A bit less than a year ago, I commented that I was not going to review the Lonesome Road DLC for Fallout: New Vegas under the idea that if I can’t say anything nice, then I wouldn’t say anything at all. I think I will stick to that idea, especially since it has been almost a year since its release. But (there’s always a “but…” isn’t there?) it’s kind of hard to talk about a new play-through without talking about the DLC that you’re playing through. So, for whatever it’s worth, here is my report on my Lonesome Road play-through. And, because it has been almost a year since the release of the last DLC, I’m not going to worry about whether anything that I have to say will spoil it for anyone.
I started my play-through several days ago with the boatload of mods I talked about in an earlier post. Except for “New Vegas Bounties”, I did not add any quest mods to the game. For the most part, everything was cosmetic, although the addition of several perks by Project Nevada, additional weapon mods and things like that might qualify as a bit more than cosmetic.
I followed the main quest from Goodsprings, through Primm and Nipton (bypassing Novac aside from a bit of trading and couple of hands of Caravan), to the Khans in Boulder City and then to the Strip so I could check out the Lucky 38 mod. I picked up ED-E and Veronica along the way, did a few quests for the NCR for caps and experience, and launched into the DLCs as soon as I felt I was ready.
If memory serves, Dead Money was recommended for Level 20 and above. I started it at Level 14 or 15. I’m still less than thrilled with the almost complete reliance on saved games to get through the Vault area of the Sierra Madre. You know: save, go left, blow up, reload, go right, blow up, reload, go straight and maybe make it to another safe point, or maybe blow up since you were supposed to go straight and then left – detonating collars was an interesting idea, but suffered from sucky implementation in this area. Worked pretty well in the rest of it, though. Barter was a bit tedious, but since these guys haven’t got the news about caps, it’s understandable. A bit frustrating at times, but understandable. I left everyone alive at the end (Christine, Dean, God [failed the Speech check] and Elijah), absconded with all 37 gold bars and had quite the merry time of it. It’s still the second-best DLC of the bunch.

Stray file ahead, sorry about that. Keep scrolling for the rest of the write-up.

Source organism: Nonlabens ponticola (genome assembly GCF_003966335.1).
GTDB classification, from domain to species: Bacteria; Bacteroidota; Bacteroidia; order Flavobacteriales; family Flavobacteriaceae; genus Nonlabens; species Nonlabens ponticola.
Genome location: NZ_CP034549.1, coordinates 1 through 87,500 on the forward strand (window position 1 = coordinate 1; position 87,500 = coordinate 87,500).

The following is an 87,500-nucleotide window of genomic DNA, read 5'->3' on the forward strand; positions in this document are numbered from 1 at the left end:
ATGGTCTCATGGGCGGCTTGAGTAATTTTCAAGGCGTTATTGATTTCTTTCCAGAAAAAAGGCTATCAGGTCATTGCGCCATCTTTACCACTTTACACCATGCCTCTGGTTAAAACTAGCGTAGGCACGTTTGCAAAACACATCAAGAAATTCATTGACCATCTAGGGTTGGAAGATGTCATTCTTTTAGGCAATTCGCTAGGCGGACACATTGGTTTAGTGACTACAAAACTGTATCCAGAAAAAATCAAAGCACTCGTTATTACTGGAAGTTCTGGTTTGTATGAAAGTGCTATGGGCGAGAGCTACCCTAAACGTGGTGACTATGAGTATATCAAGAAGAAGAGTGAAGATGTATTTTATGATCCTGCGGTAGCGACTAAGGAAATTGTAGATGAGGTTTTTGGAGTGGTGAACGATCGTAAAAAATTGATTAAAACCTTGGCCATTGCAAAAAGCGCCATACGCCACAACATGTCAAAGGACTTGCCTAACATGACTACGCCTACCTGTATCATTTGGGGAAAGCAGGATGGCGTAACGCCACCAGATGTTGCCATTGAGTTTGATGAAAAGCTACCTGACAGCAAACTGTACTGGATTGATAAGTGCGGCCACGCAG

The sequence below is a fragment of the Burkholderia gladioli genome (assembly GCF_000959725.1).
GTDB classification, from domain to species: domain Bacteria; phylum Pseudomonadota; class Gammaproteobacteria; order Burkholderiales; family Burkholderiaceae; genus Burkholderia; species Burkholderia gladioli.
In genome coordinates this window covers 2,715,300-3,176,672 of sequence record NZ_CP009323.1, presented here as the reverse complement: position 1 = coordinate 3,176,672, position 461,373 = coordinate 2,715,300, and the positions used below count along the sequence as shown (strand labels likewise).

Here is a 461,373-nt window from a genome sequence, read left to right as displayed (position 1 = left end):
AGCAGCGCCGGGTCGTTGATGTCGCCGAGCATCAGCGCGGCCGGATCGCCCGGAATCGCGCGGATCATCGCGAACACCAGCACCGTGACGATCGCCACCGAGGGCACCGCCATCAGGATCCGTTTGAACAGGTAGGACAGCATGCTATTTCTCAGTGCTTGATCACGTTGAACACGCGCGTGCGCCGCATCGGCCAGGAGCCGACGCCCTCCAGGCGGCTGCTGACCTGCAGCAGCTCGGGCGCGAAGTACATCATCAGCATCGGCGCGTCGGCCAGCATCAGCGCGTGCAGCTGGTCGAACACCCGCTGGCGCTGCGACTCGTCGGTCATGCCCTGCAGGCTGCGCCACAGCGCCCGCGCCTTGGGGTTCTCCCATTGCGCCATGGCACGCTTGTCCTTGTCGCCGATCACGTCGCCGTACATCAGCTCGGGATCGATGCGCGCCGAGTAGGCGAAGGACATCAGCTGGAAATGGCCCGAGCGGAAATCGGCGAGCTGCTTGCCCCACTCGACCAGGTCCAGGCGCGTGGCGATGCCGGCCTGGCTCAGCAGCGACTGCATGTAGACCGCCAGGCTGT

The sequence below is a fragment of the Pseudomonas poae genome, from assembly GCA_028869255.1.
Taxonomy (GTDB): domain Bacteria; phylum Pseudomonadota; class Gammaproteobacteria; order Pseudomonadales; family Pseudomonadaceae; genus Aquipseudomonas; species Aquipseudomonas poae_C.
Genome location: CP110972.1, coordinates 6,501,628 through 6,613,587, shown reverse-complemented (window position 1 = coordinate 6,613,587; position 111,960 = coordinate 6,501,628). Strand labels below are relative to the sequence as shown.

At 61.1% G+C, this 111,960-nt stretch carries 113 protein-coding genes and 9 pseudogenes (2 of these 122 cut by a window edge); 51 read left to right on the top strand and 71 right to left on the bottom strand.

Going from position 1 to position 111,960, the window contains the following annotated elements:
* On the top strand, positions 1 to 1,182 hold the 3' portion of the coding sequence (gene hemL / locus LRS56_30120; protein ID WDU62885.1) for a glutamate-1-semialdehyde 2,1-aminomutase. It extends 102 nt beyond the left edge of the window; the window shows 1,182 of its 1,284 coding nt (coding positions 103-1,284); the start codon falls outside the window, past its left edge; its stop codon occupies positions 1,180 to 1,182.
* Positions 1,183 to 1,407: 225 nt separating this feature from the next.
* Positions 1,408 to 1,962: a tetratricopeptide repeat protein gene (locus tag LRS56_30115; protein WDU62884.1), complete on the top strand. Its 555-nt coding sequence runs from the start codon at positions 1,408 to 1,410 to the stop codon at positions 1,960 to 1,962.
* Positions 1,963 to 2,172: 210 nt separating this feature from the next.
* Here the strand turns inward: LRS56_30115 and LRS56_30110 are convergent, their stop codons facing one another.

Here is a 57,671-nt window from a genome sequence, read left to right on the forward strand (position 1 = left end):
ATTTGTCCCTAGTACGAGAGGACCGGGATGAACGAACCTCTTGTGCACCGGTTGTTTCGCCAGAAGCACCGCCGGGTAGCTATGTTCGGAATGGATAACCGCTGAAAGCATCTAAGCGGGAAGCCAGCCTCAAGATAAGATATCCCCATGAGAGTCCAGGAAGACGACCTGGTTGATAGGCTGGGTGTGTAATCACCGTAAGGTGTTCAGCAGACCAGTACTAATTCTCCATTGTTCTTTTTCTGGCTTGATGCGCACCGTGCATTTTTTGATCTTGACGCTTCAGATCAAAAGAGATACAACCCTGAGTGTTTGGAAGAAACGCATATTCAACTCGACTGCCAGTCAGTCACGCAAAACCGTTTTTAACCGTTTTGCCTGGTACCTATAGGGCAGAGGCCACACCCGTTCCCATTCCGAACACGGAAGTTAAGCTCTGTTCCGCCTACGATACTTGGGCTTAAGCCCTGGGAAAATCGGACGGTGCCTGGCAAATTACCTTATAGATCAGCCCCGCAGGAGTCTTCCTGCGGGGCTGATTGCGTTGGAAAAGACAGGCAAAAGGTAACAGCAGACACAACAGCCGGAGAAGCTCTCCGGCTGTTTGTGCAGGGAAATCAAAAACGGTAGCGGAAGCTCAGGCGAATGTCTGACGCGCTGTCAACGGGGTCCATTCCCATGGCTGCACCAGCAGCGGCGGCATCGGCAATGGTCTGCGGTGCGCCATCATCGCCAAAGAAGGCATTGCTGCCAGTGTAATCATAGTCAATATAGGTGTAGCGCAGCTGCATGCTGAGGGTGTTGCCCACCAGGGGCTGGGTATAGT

After finishing Dead Money, I ran through Honest Hearts. Zion is still as gorgeous as it was the first time through. Keith Szarabajka continues to amaze me with how well he voiced Joshua Graham (and, yes, I kept expecting to hear “Assuming control” in the middle of a few shoot-outs). Of all of the DLCs, I think Honest Hearts had the best writing. The writers taking some of the basic Latter-Day Saint beliefs, boiling them down to something understandable, extrapolating them into a post-apocalyptic world and then putting those beliefs into believable opposition with themselves was marvelously well done. Send those folks a six-pack or three. They earned it.
Once back in the Mojave, I immediately launched into Lonesome Road. To be up-front about a few things, the DLC does not play exceptionally well with the Nevada Skies mod. It doesn’t play badly, but the lighting is off. Nighttime brightness isn’t much dimmer than daytime (unlike the Mojave and Zion, which are close to pitch dark). Interiors are both brighter and darker than I would expect. Along about 7pm or 8pm, game time, it’s like someone shuts off the lights. No gradual darkening; just “click” and the lighting suddenly changes. Nevada Skies is a marvelously well done mod, but it just doesn’t work as I would have liked in the Divide.
There are two things about the DLC that I find particularly off-putting. The first is all of the philosophical mumbo-jumbo that Ulysses spouts at various points. I understand the point that he’s trying to make, but his way of reaching it is so far out there that he might as well be pulling it out of his ass. If Honest Hearts had the best writing of the DLCs, Lonesome Road has some of the worst. I’m not going to fault Roger Cross for it. I’m sure that he delivered exactly what was scripted and delivered it according to the sound director’s wants. But he doesn’t quite manage to make a Thanksgiving dinner out of the turkey that was handed to him. His delivery is credible, but credibility only goes so far.
The other off-putting thing is probably my own damned fault. Rather than focus on Ulysses and ED-E’s upgrades, I made it a point to search for journal entries, holotapes, RALPHIE posters and the rest of that nonsense. What should have been a couple of hours of straightforward run-and-gun turned into a couple of days of searching, backtracking, and searching some more. I guess this was the developers’ way of keeping you in the Divide longer than the story required. Serves me right, but shame on them for doing it in the first place. Bad devs. No Cheetos for you.
That leaves me with Old World Blues. I’m currently Level 33, which might be a bit high for the DLC (recommended level is 15-20), but I’ll handicap myself somehow. Or maybe not. OWB is frankly just plain fun in a cheesy sort of way. The writing is hokey (intentionally so), the voicing is so over-the-top melodramatic as to be comical (also intended, unless I miss my guess), but it’s the best of the four, so I saved it for last. Off to the Big Empty I go.